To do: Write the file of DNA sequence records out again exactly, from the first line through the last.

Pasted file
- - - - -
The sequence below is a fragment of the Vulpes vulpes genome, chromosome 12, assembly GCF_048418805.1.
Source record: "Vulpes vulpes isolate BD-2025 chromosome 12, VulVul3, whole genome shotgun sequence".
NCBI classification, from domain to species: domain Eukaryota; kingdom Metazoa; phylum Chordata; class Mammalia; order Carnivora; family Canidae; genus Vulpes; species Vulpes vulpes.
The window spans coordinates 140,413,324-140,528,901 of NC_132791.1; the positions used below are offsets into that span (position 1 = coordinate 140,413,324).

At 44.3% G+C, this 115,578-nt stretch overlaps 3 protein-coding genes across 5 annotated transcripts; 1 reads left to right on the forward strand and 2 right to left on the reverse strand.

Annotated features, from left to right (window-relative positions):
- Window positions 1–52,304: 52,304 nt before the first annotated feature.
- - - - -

The sequence below is a fragment of the Vulpes vulpes genome, chromosome 12, assembly GCF_048418805.1.
Source record: "Vulpes vulpes isolate BD-2025 chromosome 12, VulVul3, whole genome shotgun sequence".
NCBI classification, from domain to species: domain Eukaryota; kingdom Metazoa; phylum Chordata; class Mammalia; order Carnivora; family Canidae; genus Vulpes; species Vulpes vulpes.
The window spans coordinates 140,413,324-140,528,901 of NC_132791.1; the positions used below are offsets into that span (position 1 = coordinate 140,413,324).

At 44.3% G+C, this 115,578-nt stretch overlaps 3 protein-coding genes across 5 annotated transcripts; 1 reads left to right on the forward strand and 2 right to left on the reverse strand.

Annotated features, from left to right (window-relative positions):
- Window positions 1–52,304: 52,304 nt before the first annotated feature.